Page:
Associations Between Spousal or Significant Other Solicitous Responses and Opioid Dose in Patients with Chronic Pain

Julie L. Cunningham, Sarah E. Hayes, Cynthia O. Townsend, Heidi J. Laures, W. Michael Hooten

Research output: Contribution to journalArticle

15 Scopus citations


Objective. The primary aim of this study was to determine the effects of spouse or significant other solicitous responses on morphine equivalent dose among adults with chronic pain. Design. Retrospective design. Setting. Multidisciplinary pain rehabilitation center. Patients. The cohort included 466 consecutively admitted patients who had a spouse or significant other and were using daily opioids. Intervention. Three-week outpatient pain rehabilitation program. Outcome Measures. Solicitous subscale of the Multidimensional Pain Inventory and morphine equivalent dose upon admission. Results. The mean solicitous subscale score and morphine equivalent dose were 49.8 (standard deviation [SD]=8.7) and 118mg/day (SD=149), respectively. Univariate linear regression analysis showed that greater subscale scores were associated with greater doses of opioids (P=0.007). In a multivariate model adjusted for age, sex, ethnicity, years of education, employment status, pain duration, depression, and pain severity, the association retained significance (P=0.007). Conclusions. These findings suggest solicitous responses from a spouse or significant other may have an important influence on opioid dose among adults with chronic pain.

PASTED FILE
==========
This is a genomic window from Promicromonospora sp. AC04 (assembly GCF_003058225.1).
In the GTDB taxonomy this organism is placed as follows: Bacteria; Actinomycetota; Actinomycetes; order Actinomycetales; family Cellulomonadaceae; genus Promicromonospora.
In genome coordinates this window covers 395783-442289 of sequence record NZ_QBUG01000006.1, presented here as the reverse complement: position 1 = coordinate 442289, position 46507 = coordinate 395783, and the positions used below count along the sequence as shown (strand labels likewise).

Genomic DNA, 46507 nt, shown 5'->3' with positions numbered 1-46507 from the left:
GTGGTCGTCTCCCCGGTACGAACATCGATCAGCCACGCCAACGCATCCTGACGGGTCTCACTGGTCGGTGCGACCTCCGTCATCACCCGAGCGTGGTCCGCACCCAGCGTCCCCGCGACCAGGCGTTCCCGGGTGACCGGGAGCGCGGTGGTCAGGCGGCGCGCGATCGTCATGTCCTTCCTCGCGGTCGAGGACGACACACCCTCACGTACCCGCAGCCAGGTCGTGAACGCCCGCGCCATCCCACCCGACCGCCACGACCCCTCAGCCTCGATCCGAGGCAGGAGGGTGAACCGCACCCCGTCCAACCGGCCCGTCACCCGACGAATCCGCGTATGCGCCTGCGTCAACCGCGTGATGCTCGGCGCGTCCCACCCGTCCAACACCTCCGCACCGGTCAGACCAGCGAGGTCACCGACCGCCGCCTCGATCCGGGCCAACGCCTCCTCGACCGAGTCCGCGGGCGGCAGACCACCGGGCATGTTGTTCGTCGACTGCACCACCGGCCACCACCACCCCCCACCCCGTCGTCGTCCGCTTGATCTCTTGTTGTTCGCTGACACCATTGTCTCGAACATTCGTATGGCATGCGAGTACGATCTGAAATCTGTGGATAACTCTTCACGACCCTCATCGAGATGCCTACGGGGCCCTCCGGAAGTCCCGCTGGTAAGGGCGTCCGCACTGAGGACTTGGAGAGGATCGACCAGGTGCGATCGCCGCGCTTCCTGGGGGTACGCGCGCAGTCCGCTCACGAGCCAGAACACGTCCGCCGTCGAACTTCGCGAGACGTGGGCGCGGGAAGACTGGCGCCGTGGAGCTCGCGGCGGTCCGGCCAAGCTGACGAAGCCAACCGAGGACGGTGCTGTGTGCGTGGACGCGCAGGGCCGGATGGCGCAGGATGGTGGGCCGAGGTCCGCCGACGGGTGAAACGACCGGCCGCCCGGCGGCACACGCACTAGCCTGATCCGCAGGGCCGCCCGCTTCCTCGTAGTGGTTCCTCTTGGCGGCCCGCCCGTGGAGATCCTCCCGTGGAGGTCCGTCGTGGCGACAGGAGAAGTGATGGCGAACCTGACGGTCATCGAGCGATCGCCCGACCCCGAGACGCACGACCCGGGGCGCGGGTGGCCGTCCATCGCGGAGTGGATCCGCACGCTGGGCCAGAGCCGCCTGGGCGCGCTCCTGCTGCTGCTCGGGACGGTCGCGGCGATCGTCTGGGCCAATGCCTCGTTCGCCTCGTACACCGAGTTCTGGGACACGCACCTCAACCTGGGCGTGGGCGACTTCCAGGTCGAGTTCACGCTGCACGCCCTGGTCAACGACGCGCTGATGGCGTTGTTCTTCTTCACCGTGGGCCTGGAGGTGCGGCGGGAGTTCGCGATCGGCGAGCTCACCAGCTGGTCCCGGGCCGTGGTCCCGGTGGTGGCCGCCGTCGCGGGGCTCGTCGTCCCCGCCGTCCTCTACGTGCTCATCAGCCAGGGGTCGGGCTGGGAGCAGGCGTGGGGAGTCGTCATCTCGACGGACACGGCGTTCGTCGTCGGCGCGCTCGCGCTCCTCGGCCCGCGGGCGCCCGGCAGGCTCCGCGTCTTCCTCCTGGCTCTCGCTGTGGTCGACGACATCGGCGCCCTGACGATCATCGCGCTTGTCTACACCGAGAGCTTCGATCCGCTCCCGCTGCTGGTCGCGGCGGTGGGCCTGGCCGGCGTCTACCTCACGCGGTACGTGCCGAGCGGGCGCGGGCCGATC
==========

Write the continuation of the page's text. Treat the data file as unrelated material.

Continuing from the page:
Original languageEnglish (US)
Pages (from-to)1034-1039
Number of pages6
JournalPain Medicine (United States)
Issue number8
StatePublished - Aug 2012



  • Chronic pain
  • Opioids
  • Solicitous response
  • Spouse or significant other

ASJC Scopus subject areas

  • Clinical Neurology
  • Anesthesiology and Pain Medicine

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